Written by: AP on 24/07/2019 15:31:18

Despite the prolificacy of their output, Thou is not the most obvious artist to choose when discussing the evolution and current state of sludge metal. The Baton Rouge, LA-based six-piece is usually accoladed as a cult band, admired by those in the know and neglected by the rest. But it requires some serious artistic credentials to be hand-picked as the artist in residence at the iconic Roadburn Festival — an honour which was bestowed upon Thou in 2019 — so if you are still unfamiliar with the southerners, now is the time to dive into their extensive discography (most of which consists of EPs and splits), starting with their latest full-length offering “Magus”, and grow wiser as to why the band is held in such high regard by connoisseurs like Roadburn’s artistic director Walter Hoeijmakers.

Whether Thou is something for you should already be settled by the time the opening track “Inward” has wound to a conclusion. Clocking in at over 10 minutes of running length, it delivers a thorough presentation of the Louisiana group’s style, which entails trudging rhythms, dense and noxious riffs, funereal melodies and anguished, crackling growls by vocalist Bryan Funck. The music seethes with misanthropy as Funck decries idolatry, misogyny, racism and other societal ills in his lyrics, but unlike the hardcore punk in which Thou’s music ultimately is rooted, he is not reacting outward in protest — instead, he examines the nature of that hatred by searching his own soul. But while Thou have a lot in common with Eyehategod in terms of the themes explored, musically the band aligns itself closer to Graves at Sea on their magisterial début album “The Curse That Is”. The movements that take place in songs like “Transcending Dualities” and “The Changeling Prince” are geological in their timescale as the genre dictates, but there is so much grandeur loaded into the underlying instrumentation that they never get to be tedious — not only by virtue of the trident of guitarists formed by Andy Gibbs, Kara Stafford and Matthew Thudium, but also the elegant usage of electronic ambiance, samples and soft singing by Funck’s girlfriend Emily McWilliams in many of the tracks.

Some critics have focused on Thou’s tendency to overindulge and exhaust motifs through repetition and extensive layering as a negative thing, but if you are already predisposed to the doom aesthetic, then it is hard to imagine this becoming an issue during the 75 minutes “Magus” lasts (although the length of the album can in and of itself be an impediment). The band’s 2010-album “Summit” was certainly more direct than either of 2014’s “Heathen” or this latest offering, but Thou has never been in the business of easy listening — they like to build monoliths like “Sovereign Self” and “In the Kingdom of Meaning” that slowly tighten their grip on the listener as they build up the atmosphere and writhe toward an epic crescendo. Both of these tracks and indeed also the closing piece “Supremacy” demand a lot from the listener, but their bountiful soundscapes offer rich rewards for the curious and the patient. Still, not everything on “Magus” is a turtle’s crawl; “Greater Invocation of Disgust” picks up the pace and brings sludgy devastation to the table in some of the heaviest moments on the entire record, while the subsequent “Elimination Rhetoric” offers lavish melodies as well as an invitation to sing along to Funck’s maddening refrains of “I can’t help myself, don’t talk to me!”, before it bleeds out into “The Law Which Compels”, which is one of those rare intermezzos that actually add something to a record.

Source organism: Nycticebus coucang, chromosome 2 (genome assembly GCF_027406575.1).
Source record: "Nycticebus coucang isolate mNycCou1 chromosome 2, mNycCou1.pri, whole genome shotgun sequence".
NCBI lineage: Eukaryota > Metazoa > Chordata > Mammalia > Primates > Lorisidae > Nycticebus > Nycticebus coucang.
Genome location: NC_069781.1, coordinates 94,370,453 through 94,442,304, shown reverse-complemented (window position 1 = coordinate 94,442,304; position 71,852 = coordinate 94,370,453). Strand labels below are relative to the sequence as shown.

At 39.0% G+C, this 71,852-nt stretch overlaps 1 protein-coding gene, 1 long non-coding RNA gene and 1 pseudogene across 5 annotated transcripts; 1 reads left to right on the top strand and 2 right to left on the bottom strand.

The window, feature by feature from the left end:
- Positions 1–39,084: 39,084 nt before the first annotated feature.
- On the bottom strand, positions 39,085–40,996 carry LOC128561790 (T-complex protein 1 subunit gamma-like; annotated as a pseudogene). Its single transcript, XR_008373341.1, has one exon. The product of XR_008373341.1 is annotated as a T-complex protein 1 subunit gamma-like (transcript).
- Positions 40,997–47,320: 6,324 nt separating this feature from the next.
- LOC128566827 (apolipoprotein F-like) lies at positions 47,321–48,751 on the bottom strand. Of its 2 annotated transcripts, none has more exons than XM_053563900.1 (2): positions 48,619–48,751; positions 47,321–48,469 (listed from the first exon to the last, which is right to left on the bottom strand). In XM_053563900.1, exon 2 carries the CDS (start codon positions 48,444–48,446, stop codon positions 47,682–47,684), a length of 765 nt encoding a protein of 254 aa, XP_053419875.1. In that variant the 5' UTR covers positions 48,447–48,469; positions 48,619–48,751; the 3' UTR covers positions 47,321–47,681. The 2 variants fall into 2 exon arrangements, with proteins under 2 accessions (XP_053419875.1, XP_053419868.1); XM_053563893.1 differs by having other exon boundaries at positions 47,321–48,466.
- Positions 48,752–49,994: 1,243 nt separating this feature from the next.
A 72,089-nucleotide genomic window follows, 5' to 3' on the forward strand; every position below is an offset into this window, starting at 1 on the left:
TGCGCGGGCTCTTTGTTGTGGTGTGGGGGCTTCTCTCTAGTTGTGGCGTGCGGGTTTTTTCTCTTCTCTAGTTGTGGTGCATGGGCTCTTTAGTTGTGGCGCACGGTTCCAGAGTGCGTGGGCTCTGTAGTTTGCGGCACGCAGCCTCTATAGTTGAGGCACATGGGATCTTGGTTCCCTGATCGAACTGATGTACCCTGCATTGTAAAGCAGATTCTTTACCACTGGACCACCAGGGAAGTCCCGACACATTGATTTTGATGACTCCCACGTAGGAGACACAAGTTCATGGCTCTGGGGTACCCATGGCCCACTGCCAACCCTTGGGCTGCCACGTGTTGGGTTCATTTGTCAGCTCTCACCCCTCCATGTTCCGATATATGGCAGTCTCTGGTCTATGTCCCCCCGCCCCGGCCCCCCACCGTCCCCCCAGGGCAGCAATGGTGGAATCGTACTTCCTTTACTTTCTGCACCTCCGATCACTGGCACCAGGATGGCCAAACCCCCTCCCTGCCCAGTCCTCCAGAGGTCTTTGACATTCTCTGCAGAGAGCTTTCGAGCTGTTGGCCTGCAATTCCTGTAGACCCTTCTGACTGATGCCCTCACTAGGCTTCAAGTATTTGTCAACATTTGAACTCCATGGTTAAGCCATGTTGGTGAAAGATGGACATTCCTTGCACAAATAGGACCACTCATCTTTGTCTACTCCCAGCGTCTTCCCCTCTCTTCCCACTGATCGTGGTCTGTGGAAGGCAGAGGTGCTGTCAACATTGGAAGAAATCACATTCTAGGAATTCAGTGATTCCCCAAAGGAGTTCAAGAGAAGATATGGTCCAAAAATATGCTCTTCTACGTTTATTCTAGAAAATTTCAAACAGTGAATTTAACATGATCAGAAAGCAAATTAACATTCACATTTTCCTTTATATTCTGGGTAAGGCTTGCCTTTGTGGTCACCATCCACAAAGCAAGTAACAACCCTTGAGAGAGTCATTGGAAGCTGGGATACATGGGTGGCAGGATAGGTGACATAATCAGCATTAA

After “Supremacy” has brought the album to a conclusion then, it is easy to understand why Thou are held in such reverence by their loyal following and frequently lauded by the critics that stumble across their music. At the same time, however, the sheer magnitude and weight of an opus such as “Magus” inevitably renders the band an acquired taste — resigned, it seems, to plying their trade out of sight. But be that as it may, the righteous lyricism and stunning musical vistas on offer here mean “Magus” is a must-have on the selves of doom and sludge metal record collectors, one that is certain to haunt me in the years to come.


Download: Transcending Dualities, The Changeling Prince, In the Kingdom of Meaning, Elimination Rhetoric
For the fans of: Eyehategod, Graves at Sea, Primitive Man, Yob
Listen: Bandcamp

Release date 31.08.2018
Sacred Bones Records

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